Author information

Affiliations

  1. Centre for HIV and STIs, National Institute for Communicable Diseases (NICD) of the National Health Laboratory Service (NHLS), Johannesburg, South Africa.

    • Jinal N Bhiman
    • , Owen Karimanzira
    • , Thandeka Khoza
    • , Dale Kitchin
    • , Lynn Morris
    •  & Penny L Moore
  2. Faculty of Health Sciences, University of the Witwatersrand, Johannesburg, South Africa.

    • Jinal N Bhiman
    • , Lynn Morris
    •  & Penny L Moore
  3. Institute of Infectious Disease and Molecular Medicine, University of Cape Town, Cape Town, South Africa.

    • Colin Anthony
    • , Gordon Botha
    •  & Carolyn Williamson
  4. Vaccine Research Center, National Institute of Allergy and Infectious Diseases, National Institutes of Health, Bethesda, Maryland, USA.

    • Nicole A Doria-Rose
    • , Jason Gorman
    • , Lawrence Shapiro
    • , Peter D Kwong
    •  & John R Mascola
  5. Department of Biochemistry and Systems Biology, Columbia University, New York, New York, USA.

    • Chaim A Schramm
    •  & Lawrence Shapiro
  6. Centre for the AIDS Programme of Research in South Africa (CAPRISA), University of KwaZulu Natal, Durban, South Africa.

    • Nigel J Garrett
    • , Salim S Abdool Karim
    • , Carolyn Williamson
    • , Lynn Morris
    •  & Penny L Moore
  7. National Health Laboratory Services, Johannesburg, South Africa.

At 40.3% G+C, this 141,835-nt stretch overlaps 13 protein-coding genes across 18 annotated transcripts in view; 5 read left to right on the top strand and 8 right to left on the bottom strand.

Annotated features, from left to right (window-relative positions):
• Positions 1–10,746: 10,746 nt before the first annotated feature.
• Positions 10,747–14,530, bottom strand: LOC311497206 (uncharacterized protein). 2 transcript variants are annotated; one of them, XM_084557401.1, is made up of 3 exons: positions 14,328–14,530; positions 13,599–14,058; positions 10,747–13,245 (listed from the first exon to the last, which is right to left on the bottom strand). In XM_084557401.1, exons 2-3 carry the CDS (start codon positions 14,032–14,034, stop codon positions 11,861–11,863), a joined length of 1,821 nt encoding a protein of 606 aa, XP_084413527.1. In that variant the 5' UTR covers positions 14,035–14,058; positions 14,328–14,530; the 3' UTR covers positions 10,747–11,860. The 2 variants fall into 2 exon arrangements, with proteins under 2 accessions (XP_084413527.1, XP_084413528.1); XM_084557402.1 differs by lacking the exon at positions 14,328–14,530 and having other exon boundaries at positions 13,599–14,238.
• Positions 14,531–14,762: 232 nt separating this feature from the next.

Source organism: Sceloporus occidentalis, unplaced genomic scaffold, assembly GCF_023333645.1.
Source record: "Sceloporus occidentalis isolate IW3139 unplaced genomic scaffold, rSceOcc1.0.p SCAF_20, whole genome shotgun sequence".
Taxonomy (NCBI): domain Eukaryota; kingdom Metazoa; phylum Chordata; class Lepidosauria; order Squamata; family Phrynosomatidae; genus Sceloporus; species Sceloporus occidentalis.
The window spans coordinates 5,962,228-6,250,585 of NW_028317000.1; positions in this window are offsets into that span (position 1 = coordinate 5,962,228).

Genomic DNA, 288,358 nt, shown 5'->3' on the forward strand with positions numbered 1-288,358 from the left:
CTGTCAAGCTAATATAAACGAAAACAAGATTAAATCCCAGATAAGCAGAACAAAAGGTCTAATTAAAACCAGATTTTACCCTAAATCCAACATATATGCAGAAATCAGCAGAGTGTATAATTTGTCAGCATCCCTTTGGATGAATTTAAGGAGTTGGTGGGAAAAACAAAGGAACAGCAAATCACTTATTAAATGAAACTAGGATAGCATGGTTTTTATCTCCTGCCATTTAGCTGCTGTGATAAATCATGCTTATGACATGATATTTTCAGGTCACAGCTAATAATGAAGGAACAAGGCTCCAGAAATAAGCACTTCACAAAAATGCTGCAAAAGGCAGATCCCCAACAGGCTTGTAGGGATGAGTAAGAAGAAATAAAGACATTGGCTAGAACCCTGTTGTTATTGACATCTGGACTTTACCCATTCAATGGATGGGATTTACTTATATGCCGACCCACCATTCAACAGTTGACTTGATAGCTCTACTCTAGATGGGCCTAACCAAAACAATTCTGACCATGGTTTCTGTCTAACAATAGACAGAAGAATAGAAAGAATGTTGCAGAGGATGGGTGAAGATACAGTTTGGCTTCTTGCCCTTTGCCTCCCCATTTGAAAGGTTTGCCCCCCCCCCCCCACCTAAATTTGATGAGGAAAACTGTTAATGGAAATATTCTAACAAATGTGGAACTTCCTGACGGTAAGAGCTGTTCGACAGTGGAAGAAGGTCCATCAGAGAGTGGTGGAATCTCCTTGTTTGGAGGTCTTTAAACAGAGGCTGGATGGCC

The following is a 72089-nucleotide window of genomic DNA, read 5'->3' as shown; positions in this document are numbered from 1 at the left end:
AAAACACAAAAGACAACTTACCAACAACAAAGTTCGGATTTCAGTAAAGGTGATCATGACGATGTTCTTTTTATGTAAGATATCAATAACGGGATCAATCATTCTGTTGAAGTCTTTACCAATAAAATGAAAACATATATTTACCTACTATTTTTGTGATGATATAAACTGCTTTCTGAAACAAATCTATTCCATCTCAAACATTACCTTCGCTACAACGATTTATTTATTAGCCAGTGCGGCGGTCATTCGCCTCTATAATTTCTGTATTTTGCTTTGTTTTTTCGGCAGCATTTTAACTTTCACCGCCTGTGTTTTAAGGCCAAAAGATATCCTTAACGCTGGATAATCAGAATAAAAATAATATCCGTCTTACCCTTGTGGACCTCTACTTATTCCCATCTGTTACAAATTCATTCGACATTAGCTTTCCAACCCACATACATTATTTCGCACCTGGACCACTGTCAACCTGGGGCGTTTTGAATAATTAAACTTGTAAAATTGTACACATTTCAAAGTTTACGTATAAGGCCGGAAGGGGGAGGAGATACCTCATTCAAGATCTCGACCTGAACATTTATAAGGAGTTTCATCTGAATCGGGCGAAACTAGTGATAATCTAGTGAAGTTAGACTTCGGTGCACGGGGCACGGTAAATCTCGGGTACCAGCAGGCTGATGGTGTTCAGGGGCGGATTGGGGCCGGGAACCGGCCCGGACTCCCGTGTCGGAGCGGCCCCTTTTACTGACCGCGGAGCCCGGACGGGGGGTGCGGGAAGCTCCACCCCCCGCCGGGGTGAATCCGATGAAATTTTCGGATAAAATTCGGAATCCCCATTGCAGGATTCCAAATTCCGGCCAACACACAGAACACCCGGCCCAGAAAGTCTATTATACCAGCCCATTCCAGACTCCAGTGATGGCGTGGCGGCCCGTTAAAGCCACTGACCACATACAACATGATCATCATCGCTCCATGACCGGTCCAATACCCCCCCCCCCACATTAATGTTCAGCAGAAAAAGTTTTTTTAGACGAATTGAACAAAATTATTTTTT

• Carolyn Williamson

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Contributions

J.N.B., L.M. and P.L.M. designed the study, analyzed data and wrote the manuscript. C.A. and C.W. designed and performed viral NGS and analysis and edited the manuscript. N.A.D.-R. led the isolation of CAP256 mAbs. J.N.B. and O.K. performed neutralization experiments. C.A.S. and L.S. generated and analyzed antibody NGS data. J.N.B. and T.K. expressed and purified monoclonal antibodies. J.N.B. and D.K. generated single-genome sequences and viral envelope clones. G.B. developed computational tools to analyze NGS data, and assisted in the NGS analysis. J.G. assessed CAP256-VRC26 UCA neutralization of heterologous viruses. N.J.G. and the CAPRISA Study Team managed the CAPRISA cohort and contributed samples and data for CAP256. S.S.A.K., C.W. and L.M. established and led the CAPRISA cohort. C.W., N.A.D.-R., L.S., P.D.K., and J.R.M. contributed to data analysis and edited the manuscript.

Competing interests

The authors declare no competing financial interests.

Corresponding author

Correspondence to Penny L Moore.

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https://doi.org/10.1038/nm.3963